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2012 MacBook Pro with Retina Display Review

The New MacBook Pro With Retina Display is Looking Good

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2012 MacBook Pro Retina Review

The MacBook Pro with Retina display

Courtesy of Apple

The MacBook Pro with Retina display (please, Apple; how about a shorter product name?) is considered by many to be a whole new take on what a notebook can be.

Starting with a gorgeous Retina display to catch our eye and fulfill our dreams, the 15-inch MacBook Pro with Retina display is actually a whirlwind of technology triumphs that make it perhaps the most sought-after Mac in a generation.

But is it really all that and a cup of tea? We're going to take a look at this marvel and find out.

15.4-inch Retina Display

Let's start with the obvious and most stunning aspect of the new MacBook Pro: the Retina display. At 15.4 inches and 2880x1800 pixels, that's 5.1 million pixels or 220 pixels per inch. Apple calls this a "retina" display because at normal viewing distance, the average human eye is unable to discern individual pixels. The result blows away anything we've ever seen in a display, let alone a display that you can pick up and take with you

The level of detail is amazing. Text is sharp, and actually fun to read. High-resolution photos practically pop off the screen. But there's a downside to the Retina display: it's just too good.

If you're like most Mac users, your daily tasks involve mostly mundane things, such as browsing web sites. Although Apple includes a version of Safari that can work with the high-resolution Retina display, most web sites don't use high-resolution images, mainly because they take too long to load. The 72-dpi images used for most web graphics looks a bit jagged, and can actually put you off browsing many web sites. On the plus side, Safari renders text in delightfully crisp resolution.

The image problem will continue until application and web site developers hop on board the Retina wagon. In the meantime, loading some web pages will remind you of the day you brought home your first HDTV, and were stuck watching standard def content. (Even now, many channels don't offer HD versions.)

Apple attempts to help ease the pain by providing an image-doubling technique to upscale the images. The MacBook Pro with Retina display is configured to display at 1440x900 pixels. This resolution is listed as Best (Retina), and although at first it may seem odd that a 2880x1800 display is using a scaled resolution, in practice, it's the perfect setting. Apple uses this resolution to pixel-double any images or text that aren't optimized for Retina. This allows the Mac to assign four pixels to each pixel in an image. The result is precise scaling of images without having to perform complex calculations in software. Photos and other graphics that are optimized for the Retina display can use the full resolution to produce truly breathtaking images.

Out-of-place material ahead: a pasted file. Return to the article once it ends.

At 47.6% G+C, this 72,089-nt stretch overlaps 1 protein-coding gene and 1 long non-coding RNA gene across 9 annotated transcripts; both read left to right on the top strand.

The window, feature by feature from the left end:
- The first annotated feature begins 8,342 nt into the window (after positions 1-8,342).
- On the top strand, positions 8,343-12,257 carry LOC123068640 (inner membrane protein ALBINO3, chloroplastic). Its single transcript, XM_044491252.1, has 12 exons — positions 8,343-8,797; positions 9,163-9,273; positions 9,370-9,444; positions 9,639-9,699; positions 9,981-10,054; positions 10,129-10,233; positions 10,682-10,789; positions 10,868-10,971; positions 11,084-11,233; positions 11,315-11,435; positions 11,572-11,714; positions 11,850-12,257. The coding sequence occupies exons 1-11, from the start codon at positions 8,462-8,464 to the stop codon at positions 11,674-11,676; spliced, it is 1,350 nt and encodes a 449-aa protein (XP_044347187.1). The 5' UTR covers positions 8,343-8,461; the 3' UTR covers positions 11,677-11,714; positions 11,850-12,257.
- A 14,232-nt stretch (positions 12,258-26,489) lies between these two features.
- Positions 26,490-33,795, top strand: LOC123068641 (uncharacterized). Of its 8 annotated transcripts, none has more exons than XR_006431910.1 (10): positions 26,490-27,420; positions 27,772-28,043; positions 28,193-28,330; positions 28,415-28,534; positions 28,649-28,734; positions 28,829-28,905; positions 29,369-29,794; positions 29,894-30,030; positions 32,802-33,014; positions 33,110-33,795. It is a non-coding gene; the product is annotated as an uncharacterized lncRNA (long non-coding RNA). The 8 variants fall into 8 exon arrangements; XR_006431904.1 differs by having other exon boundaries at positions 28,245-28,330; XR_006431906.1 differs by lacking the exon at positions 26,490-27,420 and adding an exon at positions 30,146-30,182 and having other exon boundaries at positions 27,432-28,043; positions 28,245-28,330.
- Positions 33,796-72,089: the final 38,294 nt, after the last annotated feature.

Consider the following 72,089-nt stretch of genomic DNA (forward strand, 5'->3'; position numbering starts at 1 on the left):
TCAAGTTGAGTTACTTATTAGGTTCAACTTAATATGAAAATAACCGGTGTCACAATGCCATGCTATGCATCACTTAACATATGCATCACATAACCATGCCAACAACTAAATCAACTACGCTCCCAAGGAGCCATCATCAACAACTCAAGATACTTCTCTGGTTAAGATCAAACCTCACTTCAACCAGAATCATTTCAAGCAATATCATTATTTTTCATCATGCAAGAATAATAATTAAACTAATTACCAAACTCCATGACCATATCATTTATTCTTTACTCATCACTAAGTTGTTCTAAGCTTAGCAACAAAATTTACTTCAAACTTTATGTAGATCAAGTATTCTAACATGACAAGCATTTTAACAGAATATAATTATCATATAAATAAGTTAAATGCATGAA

Apple offers two off-the-shelf models of the MacBook Pro with Retina display, plus a build-to-order model. All models use the same Retina display and body, but have slightly different processor and storage configurations.

$2199 MacBook Pro with Retina display

  • 2.3 GHz Intel Quad-Core i7 processor (Turbo boost up to 3.3 GHz)

  • 256 GB SSD (Solid State Drive)

$2799 MacBook Pro with Retina display

  • 2.6 GHz Intel Quad-Core i7 processor (Turbo boost up to 3.6 GHz)

  • 512 GB SSD (Solid State Drive)

Build-to-order models can add:

  • 2.6 GHz Intel Quad-Core i7 processor (Turbo boost up to 3.7 GHz)

  • 768 GB SSD (Solid State Drive)

All models include the following:

  • 8 GB 1600 MHz DDR3L RAM (upgradeable at time of order to 16 GB)

  • Intel HD Graphics 4000 + NVIDIA GeForce GT 650M

  • 720p FaceTime camera

  • Two Thunderbolt ports

  • Two USB 3.0 ports

  • HDMI port

  • Headphone port

  • SDXC card slot

  • 802.11a/b/g/n Wi-Fi

  • Bluetooth 4.0

  • Stereo speakers

  • Dual microphones

  • Keyboard and trackpad.

  • MagSafe 2 power adapter

Compare specifications against the standard 2012 15-inch MacBook Pro.

Performance and Connectivity

The MacBook Pro with Retina display can be the fastest Mac notebook, depending on the configuration you choose. The fastest MacBook Pro, based simply on processing power, is the 13-inch model, which is available with a 2.9 GHz Quad-Core i7 processor.

But even though the 13-inch model can be configured with a faster processor, it doesn't equate to real-world performance. In that case, the MacBook Pro with Retina display is able (once again, depending on configuration) to outshine the other MacBook Pro models. What makes it faster is its Flash-based storage system; it also uses larger cache RAM than the 13-inch models.

Speaking of RAM and storage, the MacBook Pro with Retina display has what many will consider a huge shortcoming: there are no customer-serviceable parts. You can't upgrade the RAM, because it's soldered directly to the motherboard. Likewise, the SSD uses a new connector style that prevents most users from being able to upgrade storage. It's likely that third-party suppliers will at some point offer a storage upgrade, but not if Apple keeps changing the connector design each time it comes out with a new model.